Science in the Time of COVID-19: Challenges, Opportunities, And the Path ForwardNews
Featured image credit: National Institute of Allergy and Infectious Diseases
The COVID-19 pandemic has upended the lives of millions, impacting how people are able (or unable) to perform their work, and scientists are no exception. With many labs shut down and others pivoting towards coronavirus research, there are many challenges facing the STEM community.
At this year’s NYSCF Innovators retreat (held virtually over Zoom last week), our community of leading scientists from institutions around the world discussed how they are managing their labs in this stressful time, how to ensure researchers – especially women and minorities – are supported, and how stem cells can help advance solutions for COVID-19.
Tips for Managing a Lab
With many labs on temporary shutdown and others operating at significantly reduced capacity, adjusting to new circumstances can be difficult — not only logistically, but mentally.
“As managers, we discussed that it’s important to reset people’s expectations and make clear that we understand productivity can’t be the same as it was,” said NYSCF Associate Vice President of Scientific Outreach Raeka Aiyar, PhD. “We aren’t just working from home; we’re working from home during a crisis. Expressing appreciation for people’s efforts in these circumstances is especially important.”
Maintaining a team spirit and informal interactions is also important. NYSCF – Robertson Stem Cell Investigator Kristen Brennand, PhD, of the Icahn School of Medicine at Mount Sinai hosts a weekly, virtual happy hour with her lab where they check in with each other and play games. NYSCF – Robertson Neuroscience Investigator Nicolas Bellono, PhD, of Harvard University now hosts ‘open hours’ online where members of his lab can have more relaxed discussions about their analyses and anything else on their mind.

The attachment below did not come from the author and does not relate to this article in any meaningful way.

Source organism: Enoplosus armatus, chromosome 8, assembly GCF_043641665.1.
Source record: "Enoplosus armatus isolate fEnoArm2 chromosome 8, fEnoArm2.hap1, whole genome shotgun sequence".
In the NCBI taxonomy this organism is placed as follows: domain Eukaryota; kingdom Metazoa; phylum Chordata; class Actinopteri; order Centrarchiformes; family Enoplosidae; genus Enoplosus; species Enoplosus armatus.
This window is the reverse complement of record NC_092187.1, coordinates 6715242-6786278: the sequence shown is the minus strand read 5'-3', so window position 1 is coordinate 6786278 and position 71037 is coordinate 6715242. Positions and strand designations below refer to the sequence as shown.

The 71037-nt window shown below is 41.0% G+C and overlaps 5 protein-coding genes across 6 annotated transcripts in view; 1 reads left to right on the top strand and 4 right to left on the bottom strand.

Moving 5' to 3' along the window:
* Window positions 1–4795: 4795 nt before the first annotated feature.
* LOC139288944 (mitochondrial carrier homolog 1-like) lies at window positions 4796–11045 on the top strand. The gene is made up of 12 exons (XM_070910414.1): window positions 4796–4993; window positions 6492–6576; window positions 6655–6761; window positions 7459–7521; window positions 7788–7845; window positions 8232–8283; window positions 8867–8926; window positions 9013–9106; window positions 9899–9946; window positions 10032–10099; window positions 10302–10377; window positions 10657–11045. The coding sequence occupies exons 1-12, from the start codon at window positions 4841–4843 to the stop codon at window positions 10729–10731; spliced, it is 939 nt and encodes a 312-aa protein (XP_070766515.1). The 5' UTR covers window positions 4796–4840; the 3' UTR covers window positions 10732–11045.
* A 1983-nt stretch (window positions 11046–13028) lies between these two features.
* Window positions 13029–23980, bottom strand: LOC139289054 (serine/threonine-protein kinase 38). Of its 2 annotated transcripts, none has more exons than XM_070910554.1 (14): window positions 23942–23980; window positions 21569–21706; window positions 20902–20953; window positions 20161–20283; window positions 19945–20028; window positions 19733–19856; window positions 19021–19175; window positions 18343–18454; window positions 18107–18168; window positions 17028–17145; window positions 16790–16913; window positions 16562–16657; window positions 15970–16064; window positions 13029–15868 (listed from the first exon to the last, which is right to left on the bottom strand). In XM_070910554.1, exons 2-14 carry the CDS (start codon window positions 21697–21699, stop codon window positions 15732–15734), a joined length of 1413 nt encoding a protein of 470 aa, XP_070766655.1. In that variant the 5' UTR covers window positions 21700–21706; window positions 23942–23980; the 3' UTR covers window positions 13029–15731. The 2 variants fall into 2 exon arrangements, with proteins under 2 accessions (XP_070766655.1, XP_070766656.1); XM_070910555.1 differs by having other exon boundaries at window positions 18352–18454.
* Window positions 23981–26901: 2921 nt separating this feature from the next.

And as difficult as being separated from the lab bench can be, taking the extra time to strategize, analyze, and reflect on research programs can be a valuable replacement.
“Not everyone has this opportunity depending on their circumstances, but for those who do, it can be helpful to take some time to think,” added Michael Yartsev, PhD, a NYSCF – Robertson Neuroscience Investigator at the University of California, Berkeley. “With everything that goes into typical lab operations, it can be hard to find time to simply come up with new ideas and reassess old ones.”
What’s also key to account for is how the pandemic affects everyone differently, exacerbating unique challenges ranging from childcare to home workspaces to logistics.
“I used to treat everyone in my lab in the same way,” remarked one scientist. “But now I understand that people have individual difficulties in the face of this crisis, and there’s no one-size-fits-all approach. I’m getting better at tailoring my communication.”
Personalized communication ensures that team members are open to sharing concerns and speaking about their experiences, showing where accommodations need to be made.
Supporting Women and Minorities in Science
Women and minorities are impacted by the pandemic to an even greater degree due to family care duties, and it is crucial to implement and advocate for policies to support these groups.
“For example, I have a member of my lab whose family is from a disadvantaged background and has been deeply affected by the pandemic, meaning much of his time and money goes toward helping them,” remarked one scientist. “Allowing for flexibility in schedules and deadlines and ensuring we accommodate his needs has been really critical.”
Many women are now faced with challenge of caring for children while also working full-time from home, and this is impacting the amount of work they are able to get done. A recent study from scientists at the University of Toronto found that across disciplines, women’s publishing rates have fallen relative to men, as evidence suggests that even in dual-career households, women still perform the majority of household duties.